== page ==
Muslim Student Misnamed 'Isis' In High School Yearbook

"The school reached out to me and had the audacity to say that this was a typo."

A Muslim student says she is "saddened" and "disgusted" after being misnamed as "Isis" in her California high school's yearbook.

Bayan Zehlif, who attends Los Osos High School in Rancho Cucamonga, was incorrectly identified as "Isis Phillips" below her portrait in the keepsake tome.

Isis used to be a popular girl's name, and in that context means "supreme goddess." But the term is now more commonly linked with the self-styled terrorist network Islamic State, which is also known by the name ISIS (Islamic State of Iraq and Syria).

The 17-year-old senior posted a picture of the page to Facebook on Friday. The photograph is now going viral.

"I am extremely saddened, disgusted, hurt and embarrassed that the Los Osos High School yearbook was able to get away with this," she wrote. "Apparently I am 'Isis' in the yearbook."

Zehlif said school officials "reached out" to her and tried to explain it was simply "a typo." "I beg to differ," she added. "Let's be real."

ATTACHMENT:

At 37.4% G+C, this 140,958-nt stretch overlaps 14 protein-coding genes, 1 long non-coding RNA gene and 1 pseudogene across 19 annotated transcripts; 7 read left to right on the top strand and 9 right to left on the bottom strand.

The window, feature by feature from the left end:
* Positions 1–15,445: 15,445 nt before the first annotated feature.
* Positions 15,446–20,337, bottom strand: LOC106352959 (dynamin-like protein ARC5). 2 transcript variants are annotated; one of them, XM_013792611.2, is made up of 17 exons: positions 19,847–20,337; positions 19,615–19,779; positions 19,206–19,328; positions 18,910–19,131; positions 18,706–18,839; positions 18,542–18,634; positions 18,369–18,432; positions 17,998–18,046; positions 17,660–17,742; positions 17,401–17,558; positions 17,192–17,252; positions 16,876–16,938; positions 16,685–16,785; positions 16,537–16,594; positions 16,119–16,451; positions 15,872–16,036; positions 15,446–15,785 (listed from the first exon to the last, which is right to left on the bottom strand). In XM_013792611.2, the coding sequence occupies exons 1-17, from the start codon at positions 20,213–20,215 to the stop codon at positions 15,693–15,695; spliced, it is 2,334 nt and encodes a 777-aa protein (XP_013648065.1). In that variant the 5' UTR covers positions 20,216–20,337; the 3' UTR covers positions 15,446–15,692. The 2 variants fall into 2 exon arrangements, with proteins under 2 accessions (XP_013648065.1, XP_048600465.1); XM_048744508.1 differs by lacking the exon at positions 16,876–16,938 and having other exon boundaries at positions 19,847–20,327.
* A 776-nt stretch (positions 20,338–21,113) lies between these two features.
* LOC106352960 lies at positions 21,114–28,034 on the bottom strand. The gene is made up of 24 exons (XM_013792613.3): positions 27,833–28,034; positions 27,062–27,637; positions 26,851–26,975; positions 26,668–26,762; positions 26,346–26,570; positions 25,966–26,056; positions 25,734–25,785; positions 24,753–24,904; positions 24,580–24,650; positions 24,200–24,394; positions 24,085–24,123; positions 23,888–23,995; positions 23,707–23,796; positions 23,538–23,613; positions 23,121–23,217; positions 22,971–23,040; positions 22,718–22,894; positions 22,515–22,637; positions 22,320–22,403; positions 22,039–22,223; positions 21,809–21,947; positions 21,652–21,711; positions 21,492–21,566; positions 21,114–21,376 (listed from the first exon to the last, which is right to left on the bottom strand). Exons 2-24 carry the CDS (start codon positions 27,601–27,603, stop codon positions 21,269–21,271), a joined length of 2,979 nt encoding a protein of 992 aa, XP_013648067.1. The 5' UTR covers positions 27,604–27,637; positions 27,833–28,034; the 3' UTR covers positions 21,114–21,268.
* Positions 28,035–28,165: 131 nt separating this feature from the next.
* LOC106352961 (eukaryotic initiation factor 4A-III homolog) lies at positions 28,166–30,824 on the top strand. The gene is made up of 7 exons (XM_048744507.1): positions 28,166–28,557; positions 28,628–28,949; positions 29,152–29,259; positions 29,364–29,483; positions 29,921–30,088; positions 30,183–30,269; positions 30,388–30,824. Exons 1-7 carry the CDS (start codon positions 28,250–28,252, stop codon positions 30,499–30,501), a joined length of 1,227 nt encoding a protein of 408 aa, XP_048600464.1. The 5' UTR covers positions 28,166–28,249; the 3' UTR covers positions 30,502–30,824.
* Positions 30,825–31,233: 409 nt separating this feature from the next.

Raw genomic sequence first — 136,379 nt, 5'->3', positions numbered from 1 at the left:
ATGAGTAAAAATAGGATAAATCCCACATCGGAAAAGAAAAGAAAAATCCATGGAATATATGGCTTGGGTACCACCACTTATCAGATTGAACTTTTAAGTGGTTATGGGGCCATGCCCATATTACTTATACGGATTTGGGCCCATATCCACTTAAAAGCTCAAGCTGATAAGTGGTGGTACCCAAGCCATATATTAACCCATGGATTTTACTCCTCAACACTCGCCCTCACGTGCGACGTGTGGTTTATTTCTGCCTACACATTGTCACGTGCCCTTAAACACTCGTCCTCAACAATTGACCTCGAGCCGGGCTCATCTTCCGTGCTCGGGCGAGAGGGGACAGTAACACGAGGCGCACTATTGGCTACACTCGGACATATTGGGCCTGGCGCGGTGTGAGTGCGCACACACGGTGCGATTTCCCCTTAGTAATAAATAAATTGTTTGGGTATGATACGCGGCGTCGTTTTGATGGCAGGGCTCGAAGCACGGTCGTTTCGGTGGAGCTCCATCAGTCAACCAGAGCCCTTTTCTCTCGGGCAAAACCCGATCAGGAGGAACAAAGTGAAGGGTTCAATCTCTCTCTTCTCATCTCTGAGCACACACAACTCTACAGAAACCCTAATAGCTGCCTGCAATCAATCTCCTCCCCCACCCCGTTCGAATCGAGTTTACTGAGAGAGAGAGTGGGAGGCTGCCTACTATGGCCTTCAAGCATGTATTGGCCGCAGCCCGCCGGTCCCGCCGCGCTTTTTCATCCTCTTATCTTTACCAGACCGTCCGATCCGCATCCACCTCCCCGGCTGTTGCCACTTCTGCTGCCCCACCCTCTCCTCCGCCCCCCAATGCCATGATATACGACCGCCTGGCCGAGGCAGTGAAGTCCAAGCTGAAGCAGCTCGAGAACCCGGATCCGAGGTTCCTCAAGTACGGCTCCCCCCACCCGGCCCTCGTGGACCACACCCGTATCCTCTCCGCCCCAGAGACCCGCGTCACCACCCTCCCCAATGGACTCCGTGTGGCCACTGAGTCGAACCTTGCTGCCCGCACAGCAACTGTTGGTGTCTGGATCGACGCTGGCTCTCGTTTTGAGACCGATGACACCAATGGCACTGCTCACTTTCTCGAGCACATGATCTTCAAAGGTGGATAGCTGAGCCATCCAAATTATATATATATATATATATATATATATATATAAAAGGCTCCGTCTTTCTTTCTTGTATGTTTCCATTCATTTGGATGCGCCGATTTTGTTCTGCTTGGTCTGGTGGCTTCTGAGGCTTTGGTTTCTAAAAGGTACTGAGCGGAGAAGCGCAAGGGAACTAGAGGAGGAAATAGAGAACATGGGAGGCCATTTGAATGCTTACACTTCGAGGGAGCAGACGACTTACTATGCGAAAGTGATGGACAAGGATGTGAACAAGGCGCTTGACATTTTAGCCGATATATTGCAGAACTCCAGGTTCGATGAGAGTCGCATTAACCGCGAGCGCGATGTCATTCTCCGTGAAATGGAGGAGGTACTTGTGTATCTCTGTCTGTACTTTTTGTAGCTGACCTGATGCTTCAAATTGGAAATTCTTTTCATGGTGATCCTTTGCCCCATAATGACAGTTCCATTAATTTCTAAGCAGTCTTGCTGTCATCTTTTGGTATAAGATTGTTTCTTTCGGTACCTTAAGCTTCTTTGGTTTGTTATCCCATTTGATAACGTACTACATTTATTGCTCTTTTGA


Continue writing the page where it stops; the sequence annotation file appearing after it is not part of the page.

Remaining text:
A total of 287 yearbooks were distributed to seniors before the error was spotted, according to Chaffey Joint Union High School District Superintendent Mat Holton. They are now being recalled.

Trevor Santellan, a student who helped put together the yearbook, told ABC7 Eyewitness News that a fellow student named Isis Phillips had actually attended the school. But it's not clear whether she still does.

Holton added that both Zehlif and Phillips' families have been contacted, and an investigation into the incident is ongoing. "If they find that a student acted irresponsibly and intentionally, administration will take appropriate actions," he told the Los Angeles Times.

Yearbook organizers tweeted this apology:

"We are extremely sorry for what occurred in the yearbook," the tweet said. "We should have checked each name carefully in the book, and we had no intention to create this misunderstanding."

The high school's principal, Susan Petrocelli, also took to Twitter to acknowledge the severity of the issue and offer up remorse:

A statement from the Council on American-Islamic Relations said Zehlif had suffered "a great deal of emotional and psychological distress" from the incident and would not be returning to school "until the issue is resolved appropriately."

"We join with the family in their concern about a possible bias motive for this incident and in the deep concern for their daughter's safety as a result of being falsely labeled as a member of a terrorist group," said the CAIR Los Angeles Executive Director Hussam Ayloush via a statement posted to Facebook on Sunday. "No student should have to face the humiliation of being associated with a group as reprehensible as ISIS."

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